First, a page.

Living in an air conditioned world feels claustrophobic. I find myself staying inside staring out the window, not wanting to leave the comfort of my home. When I do, I turn on the car and get the AC cranking before I buckle up.

I have a few strategies to deal with the constant heat. One is walking early in the morning—by 7 a.m. it’s too hot. The other is swimming at the Palm Springs Aquatic Center with Piranha Swim Team’s Masters.  The pool is cooled and feels so good—completely refreshing compared to our own pool that’s hot as a bath. Plus, I get pushed by my friends and coach and end up accomplishing so much more than if I swim laps on my own.

The third is the tram. Here’s a description from the tram website:

“The Palm Springs Aerial Tramway—the world’s largest rotating tram car—travels over two-and-one-half miles along the breathtaking cliffs of Chino Canyon, transporting riders to the pristine wilderness of the Mt. San Jacinto State Park. During your approximately ten-minute journey, tram cars rotate slowly, offering picturesque and spectacular vistas of the valley floor below. Once you reach the Mountain Station—elevation 8,516 feet—enjoy two restaurants, observation decks, natural history museum, two documentary theaters, gift shop and over 50 miles of hiking trails.”

Here are my nine top reasons to visit the tram:

ONE
Architecture.
From the mid-century architecture of the Valley Station to the Mountain Station, the beauty is striking. Pay close attention to the details of how the architects made the most out of breathtaking views. “Both tramway stations were designed by notable mid-century modern architects. The Valley Station, finished in 1963, was designed by Albert Frey and Robson C. Chambers. The Mountain Station, built in 1961, was designed by architect E. Stewart Williams. Additionally, the distinctive Tramway Gas Station at the foot of Tramway Road was designed by Frey and Chambers.” —Wikipedia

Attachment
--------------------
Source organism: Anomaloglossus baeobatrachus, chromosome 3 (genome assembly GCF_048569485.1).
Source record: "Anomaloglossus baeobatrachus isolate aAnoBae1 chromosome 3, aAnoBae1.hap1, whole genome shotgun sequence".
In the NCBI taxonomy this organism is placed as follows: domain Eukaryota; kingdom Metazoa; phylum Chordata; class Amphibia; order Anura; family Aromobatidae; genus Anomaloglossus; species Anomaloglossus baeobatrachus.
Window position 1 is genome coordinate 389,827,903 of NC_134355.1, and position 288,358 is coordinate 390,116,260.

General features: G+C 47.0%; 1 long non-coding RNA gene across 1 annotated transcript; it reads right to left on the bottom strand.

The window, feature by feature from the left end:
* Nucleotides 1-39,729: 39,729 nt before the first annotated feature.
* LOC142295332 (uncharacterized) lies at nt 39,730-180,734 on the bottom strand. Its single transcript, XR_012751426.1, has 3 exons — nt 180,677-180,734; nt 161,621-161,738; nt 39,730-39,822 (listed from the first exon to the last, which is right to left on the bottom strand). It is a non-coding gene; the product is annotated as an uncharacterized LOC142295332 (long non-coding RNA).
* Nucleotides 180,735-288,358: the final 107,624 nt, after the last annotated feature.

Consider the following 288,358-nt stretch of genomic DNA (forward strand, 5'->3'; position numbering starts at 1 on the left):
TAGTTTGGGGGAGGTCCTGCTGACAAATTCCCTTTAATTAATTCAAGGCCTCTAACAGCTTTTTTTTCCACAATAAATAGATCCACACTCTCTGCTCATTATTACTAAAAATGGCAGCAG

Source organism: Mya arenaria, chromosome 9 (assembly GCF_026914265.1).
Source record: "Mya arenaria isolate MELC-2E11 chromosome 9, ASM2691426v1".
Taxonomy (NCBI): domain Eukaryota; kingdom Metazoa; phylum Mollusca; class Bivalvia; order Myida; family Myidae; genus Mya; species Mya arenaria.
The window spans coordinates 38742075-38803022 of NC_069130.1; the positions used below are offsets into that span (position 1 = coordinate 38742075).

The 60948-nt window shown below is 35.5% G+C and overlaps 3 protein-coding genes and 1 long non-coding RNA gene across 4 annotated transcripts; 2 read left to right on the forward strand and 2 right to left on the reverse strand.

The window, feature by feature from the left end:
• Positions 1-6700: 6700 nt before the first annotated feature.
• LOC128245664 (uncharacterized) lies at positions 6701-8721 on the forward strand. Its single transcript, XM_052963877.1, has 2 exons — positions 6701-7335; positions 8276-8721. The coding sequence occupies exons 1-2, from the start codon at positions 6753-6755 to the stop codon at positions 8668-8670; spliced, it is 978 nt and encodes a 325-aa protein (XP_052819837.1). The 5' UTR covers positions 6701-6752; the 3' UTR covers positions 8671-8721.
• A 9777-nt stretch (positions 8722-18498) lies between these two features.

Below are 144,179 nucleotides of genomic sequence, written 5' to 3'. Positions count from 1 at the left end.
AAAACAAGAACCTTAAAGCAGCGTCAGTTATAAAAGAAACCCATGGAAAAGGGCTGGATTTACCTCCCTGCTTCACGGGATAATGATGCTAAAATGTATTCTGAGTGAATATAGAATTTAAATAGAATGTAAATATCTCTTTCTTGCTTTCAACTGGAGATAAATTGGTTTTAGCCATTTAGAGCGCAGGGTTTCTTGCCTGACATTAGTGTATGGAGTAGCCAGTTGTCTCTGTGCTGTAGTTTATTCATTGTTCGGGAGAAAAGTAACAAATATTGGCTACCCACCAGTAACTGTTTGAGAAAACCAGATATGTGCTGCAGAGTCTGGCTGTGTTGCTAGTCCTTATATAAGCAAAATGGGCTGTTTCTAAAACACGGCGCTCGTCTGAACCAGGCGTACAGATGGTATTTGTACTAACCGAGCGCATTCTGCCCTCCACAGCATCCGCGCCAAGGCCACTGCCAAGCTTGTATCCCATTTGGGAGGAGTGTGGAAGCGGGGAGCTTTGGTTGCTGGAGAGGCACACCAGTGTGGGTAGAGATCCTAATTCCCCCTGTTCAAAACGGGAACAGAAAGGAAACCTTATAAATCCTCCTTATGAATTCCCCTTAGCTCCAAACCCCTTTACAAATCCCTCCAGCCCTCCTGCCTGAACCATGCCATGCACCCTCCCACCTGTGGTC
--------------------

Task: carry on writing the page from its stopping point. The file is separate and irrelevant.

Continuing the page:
TWO
Hiking Trails.
A quick fix to feeling cooped up in the summer means a short drive to Tramway Road and a 10-minute ride up the mountain. We start the season off with small walks—either on the Long Valley Discovery Trail or the Desert View Trail to get used to the elevation. Once summer is well under way, we advance to more challenging hikes among the more than 50 miles of hiking trails. My favorite is Round Valley Loop which is described as a “moderately strenuous 4-mile hike,” but manageable for after a day of work. It’s a really good work out.